This sort of thing drives me mad. Who thinks up these convoluted methods?

    It looks like the lens is trapped between the brackets and skin? How hard is it to remove? Did I read this correctly- the light has to come out to get at the lens? And the wing rivets have to come out to get to the light?

    why acrylic- is that brittle stuff still the best we have?

    Why put the lens inside the aluminum? Would it not make more sense to wrap it over the wing leading edge, externally?

    Or- is the choice of acrylic , presumably for long life under UV exposure, directly related to the placement of the lens, IE, “it’s hard to get to, so make sure it does not yellow?”

    Is the lens sealed to the wing skin?- is there a water infiltration potential?

  10. Badger

    Really love these updates on the build; fascinating stuff from you both. And appreciate your ticking off “the drill” – the equivalent (probably with similar verbal blasphemy as well) as to working on something electronic and one realizes they just “let the magic smoke out.”

    Also love that you’re going with aluminum. (Evokes pre-War Air Corps livery.)

  11. James In Australia

    Chloroform will fix acrylic cracks. A drop applied by brush on the outside will fill the crack by capillary action for an almost invisible repair.
    Of course replacement is the best option, but if you have no choice…..

    1. Hognose Post author

      Hey that’s a great tip. We’re anal enough that we’re going to get a replacement part. Tomorrow I’m going to ask my glass shop if they can replicate the curve.

      1. James In Australia

        They may be able to bend glass, but you would need a toughened laminated piece of glass. That involves more processes in a set order, normally out of the capabilities of a domestic glass bender.

        If it were me I’d just get some polycarb sheet and bend it myself. I did a series of impact tests on various plastics for a work project. I’ve shot polycarb and a 4mm sheet will withstand a .22 on a slight angle with only a smear as a witness. It takes .17 Hmr to penetrate and that just leaves a hole without spreading as does .308 etc. Much better than acrylic which shatters with just a .22.

  12. Steve M.

    KevsBlogBrother, Gerry Parker, and James

    I couldn’t agree more with your responses! KevsBlogBro captures that demoralizing sensation I know all too well.

    As Gerry Parker mentioned, my wife has helped in the resolution department more times than I can count. From preventing further loss and destruction,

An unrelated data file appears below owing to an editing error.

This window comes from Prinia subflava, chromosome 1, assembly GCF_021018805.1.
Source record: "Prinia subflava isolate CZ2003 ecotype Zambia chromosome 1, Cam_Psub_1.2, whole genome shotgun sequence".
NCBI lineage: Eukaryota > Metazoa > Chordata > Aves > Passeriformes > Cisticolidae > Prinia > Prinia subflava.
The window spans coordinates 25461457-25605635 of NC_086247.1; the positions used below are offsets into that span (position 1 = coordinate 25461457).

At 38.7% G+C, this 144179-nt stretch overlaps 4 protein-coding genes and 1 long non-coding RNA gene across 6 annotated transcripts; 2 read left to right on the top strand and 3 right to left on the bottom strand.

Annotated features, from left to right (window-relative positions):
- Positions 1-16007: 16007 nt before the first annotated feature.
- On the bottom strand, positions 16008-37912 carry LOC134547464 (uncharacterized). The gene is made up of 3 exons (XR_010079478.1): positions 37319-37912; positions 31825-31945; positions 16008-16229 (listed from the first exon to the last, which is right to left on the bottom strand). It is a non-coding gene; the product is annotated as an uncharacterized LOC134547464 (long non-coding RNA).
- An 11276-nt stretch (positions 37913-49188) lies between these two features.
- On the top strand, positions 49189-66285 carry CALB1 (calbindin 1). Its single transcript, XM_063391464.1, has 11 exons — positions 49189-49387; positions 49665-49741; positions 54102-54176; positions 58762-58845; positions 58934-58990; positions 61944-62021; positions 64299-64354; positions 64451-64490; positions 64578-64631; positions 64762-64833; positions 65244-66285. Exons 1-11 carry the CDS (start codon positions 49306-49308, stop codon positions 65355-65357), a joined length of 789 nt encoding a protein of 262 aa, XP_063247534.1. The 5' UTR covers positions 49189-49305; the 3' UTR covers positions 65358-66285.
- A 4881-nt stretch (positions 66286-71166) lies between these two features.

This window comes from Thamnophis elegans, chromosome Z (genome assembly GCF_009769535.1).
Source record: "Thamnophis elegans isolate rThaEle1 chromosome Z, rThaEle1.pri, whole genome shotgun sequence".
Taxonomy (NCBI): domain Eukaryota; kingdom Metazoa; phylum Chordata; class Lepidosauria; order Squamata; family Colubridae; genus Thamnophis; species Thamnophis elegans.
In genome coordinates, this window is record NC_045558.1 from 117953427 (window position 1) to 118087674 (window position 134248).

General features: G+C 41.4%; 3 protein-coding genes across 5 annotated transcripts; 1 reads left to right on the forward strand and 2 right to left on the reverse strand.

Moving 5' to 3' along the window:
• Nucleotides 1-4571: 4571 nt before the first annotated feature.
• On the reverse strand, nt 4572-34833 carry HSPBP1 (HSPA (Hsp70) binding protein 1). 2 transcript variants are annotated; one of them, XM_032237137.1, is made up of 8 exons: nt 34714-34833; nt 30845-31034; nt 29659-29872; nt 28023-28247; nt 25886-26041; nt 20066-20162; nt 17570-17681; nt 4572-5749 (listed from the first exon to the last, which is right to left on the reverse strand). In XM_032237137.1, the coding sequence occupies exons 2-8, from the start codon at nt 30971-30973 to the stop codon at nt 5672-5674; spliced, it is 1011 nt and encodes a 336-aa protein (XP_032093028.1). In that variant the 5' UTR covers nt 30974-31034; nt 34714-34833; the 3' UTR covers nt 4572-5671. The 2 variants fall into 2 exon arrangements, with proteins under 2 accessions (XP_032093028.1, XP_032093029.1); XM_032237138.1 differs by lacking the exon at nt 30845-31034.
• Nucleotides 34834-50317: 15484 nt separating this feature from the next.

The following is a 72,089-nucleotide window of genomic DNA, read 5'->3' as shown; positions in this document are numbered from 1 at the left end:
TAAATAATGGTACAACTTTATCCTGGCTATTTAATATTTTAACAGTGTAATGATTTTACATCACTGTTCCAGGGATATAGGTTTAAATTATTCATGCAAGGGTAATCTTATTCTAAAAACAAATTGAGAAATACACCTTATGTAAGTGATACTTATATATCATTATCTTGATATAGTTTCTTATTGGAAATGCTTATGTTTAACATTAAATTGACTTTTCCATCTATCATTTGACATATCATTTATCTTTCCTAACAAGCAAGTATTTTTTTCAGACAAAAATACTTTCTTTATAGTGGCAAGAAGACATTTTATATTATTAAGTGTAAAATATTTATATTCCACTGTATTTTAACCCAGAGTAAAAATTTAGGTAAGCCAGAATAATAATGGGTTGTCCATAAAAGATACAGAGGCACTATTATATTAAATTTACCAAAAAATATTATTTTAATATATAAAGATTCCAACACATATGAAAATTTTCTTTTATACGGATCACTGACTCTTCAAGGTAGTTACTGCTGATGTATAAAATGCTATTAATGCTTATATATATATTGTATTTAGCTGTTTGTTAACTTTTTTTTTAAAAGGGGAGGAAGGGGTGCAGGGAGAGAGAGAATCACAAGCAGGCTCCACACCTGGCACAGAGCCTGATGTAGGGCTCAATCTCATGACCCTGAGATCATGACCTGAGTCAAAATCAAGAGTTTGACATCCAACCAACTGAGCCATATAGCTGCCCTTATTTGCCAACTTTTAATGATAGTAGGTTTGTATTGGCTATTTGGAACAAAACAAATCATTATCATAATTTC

“Honey, take a break, walk away”,
    to guiding me to a proper response,
    “It is fixable and it will drive you nuts if you leave it that way so do what you need to do to make it right”,
    finally to actually making the repair. Good woman. She’s been a great help.

    Like James mentioned cleaning up the work area always seems to be a help. I find it easier to concentrate on fixing my screw up after the area is decluttered, cleaned, organized, etc.

    The father in law is working on building a Bleriot XI. Plans were sourced from a friend within a very well known aviation museum. The fuselage frame is largely complete. Whether or not it ever flies is anyone’s guess.

    1. John Distai

      Steve – Please count yourself extremely lucky and give your wife some extra kindness.

      My spouse would say “Oh, you shot a hole through the gas line with the nail gun? That sounds bad. Is that what I smelled in the other room? You should call someone to get that fixed. In the meantime, I think you should open some windows so the rest of us don’t get a headache. Can we please discuss this year’s vacation plans after dinner tonight? By the way, I’m leaving to take the children to [ some activity ]. See you in a few hours! Call me if you need me!”

  13. Judd Fancher

    I must confess, I’m a daily Weaponsman reader. As an avid shooter I find the information, humor and prose to be highly enjoyable. Harrumph!

    I am also building and RV-8. Not as far along as you both, just finished the empennage, waiting for the QB wings+fuse to be delivered. I am following your build progress with great interest. Please keep the great blog posts coming! Any and all posts on the airplane are enjoyed as well!

    1. Hognose Post author

      Judd, thanks for reading and commenting!

      Quite a lot tougher than a -12, the RV-8. But you’ll be rewarded with amazing performance.

      One great thing about RVs is that they are the AR of airplanes. Everybody’s got one! When we thought our wingtips were going to be ugly in detail, we were able to go a few miles and look at a factory SLSA RV-12 and, behold, the same details on his wingtips are ugly — it’s the design, not the execution. We also were able to see an RV-10 in progress. The RV-10 guy convinced us to keep the project moving through the winter by using a high-end automotive rattle can primer on parts instead of the much-more-work Stewart System we used on the wings and empennage. Stewart’s Eko system is definitely more economical, if you don’t count the two turbine sprayers we bought (I bought a used commercial one and when it went paws up, couldn’t get parts from Graco; he then bought a new one).

      This is the first coat on some of the parts for the first step in fuselage/center section production, Step 20 in the plane. Setup and cleanup time is essentially nil with the cans.

      1. Judd Fancher

        Thanks! I tried both the Stewart Systems Eko-Poxy primer (two part water based) and Eko-Prime primer (one part water based). I like the one part Eko Prime much better, and the Eko-Etch does a good job with preparation. I went cheap and bought $50 LVLP spray gun for primer. It seems to spray the primer just fine.

        I’ve seen all sorts of homebuilt quality levels. Hopefully I will be up higher on the quality end. I want passengers to feel confident when they get in the plane, not that they are stepping into a rattling disaster. But I’m so early in the process that I cannot boast about my craftsmanship yet. I have too much to go, ask me in a year or two.